One day at a time is a common motto in recovery. It’s a well-intentioned idea to stay in the present moment. For someone new in recovery a day might feel like an eternity. It’s 24 hours, 1440 minutes, or 86,400 seconds to keep your mind and hands busy. That’s a lot of seconds of busy. Here are some suggestions to keep busy in early recovery.
- Read. Sometimes in early recovery your thoughts are centered on wanting to drink or do drugs. Reading can be a great way to quiet your brain and give it something else to focus on. You might want to read the book Alcoholics Anonymous, the text that introduced the 12 steps. You may love historical fiction. You may want to check out Oprah’s summer reading list. Whether it’s a murder mystery or Harry Potter, when you are immersed in a story you aren’t thinking about getting high.
- Exercise. In early recovery you may not feel like exercising. You might be tired, shaky, and wanting to hide at home. Moving your body and sweating is a great way to change your thoughts. It can be a walk around the block. It can be going to a playground and swinging on the swings for a little quad workout. It could be doing some push-ups, sit-ups, and squats in your room. If you like group exercise a yoga class can be a great way to calm body, mind, and spirit. Pause and ask your body what it needs. Then listen and get moving.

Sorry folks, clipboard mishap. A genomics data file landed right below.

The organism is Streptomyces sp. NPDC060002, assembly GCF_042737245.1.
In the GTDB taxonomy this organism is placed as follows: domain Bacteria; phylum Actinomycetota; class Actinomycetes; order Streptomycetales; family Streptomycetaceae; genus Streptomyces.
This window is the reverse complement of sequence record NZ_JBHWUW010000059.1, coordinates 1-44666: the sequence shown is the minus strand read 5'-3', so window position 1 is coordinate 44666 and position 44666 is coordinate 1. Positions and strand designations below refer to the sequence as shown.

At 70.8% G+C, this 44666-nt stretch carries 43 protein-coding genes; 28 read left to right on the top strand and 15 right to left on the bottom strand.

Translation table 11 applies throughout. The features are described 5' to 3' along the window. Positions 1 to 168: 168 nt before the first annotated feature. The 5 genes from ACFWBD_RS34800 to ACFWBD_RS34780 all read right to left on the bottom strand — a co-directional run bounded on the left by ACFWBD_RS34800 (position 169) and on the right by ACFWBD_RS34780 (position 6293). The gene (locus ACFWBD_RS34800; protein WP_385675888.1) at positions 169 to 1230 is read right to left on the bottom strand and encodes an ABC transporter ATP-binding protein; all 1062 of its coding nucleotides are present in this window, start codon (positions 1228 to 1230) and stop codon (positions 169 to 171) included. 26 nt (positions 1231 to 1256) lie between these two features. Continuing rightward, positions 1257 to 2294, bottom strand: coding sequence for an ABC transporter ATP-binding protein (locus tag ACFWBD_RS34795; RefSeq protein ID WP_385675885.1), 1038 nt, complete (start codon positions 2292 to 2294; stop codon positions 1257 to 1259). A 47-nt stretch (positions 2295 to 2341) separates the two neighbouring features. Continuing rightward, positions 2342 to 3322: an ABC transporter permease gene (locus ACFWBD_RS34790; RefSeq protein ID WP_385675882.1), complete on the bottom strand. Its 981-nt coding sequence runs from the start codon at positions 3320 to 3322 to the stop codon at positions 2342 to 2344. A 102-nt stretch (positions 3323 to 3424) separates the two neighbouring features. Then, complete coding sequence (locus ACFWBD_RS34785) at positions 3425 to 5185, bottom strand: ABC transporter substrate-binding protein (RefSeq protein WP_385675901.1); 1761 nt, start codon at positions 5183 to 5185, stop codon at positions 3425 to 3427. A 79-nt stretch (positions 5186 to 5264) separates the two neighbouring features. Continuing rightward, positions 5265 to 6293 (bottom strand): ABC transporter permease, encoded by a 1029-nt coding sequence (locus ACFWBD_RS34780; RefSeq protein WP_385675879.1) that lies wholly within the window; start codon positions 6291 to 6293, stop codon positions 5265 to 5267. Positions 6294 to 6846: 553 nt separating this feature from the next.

- Write. When your thoughts are racing putting pen to paper can slow things down. You can simply do a stream of consciousness writing just writing every thought that comes into your head. It might just feel like rambling at first, but keep going as it can be cathartic. Another approach when feeling anxious is to fold a piece of paper in half vertically. On the left side make a list of all the things you are worried about or all the fears you have. Once you get them all down, go back and for each worry or fear on the left create an affirmation or positive statement on the right. Here is a short example.
|Worries and Fears||Affirmations|
|I have fear I can’t stay sober.||I can stay sober one minute at a time.|
|I have fear I’ll be homeless.||If I stay sober, my higher power will take care of me.|
|I have fear my relationship is over.||My job is to focus on my recovery. I trust everything else will work out if I put my recovery first.|
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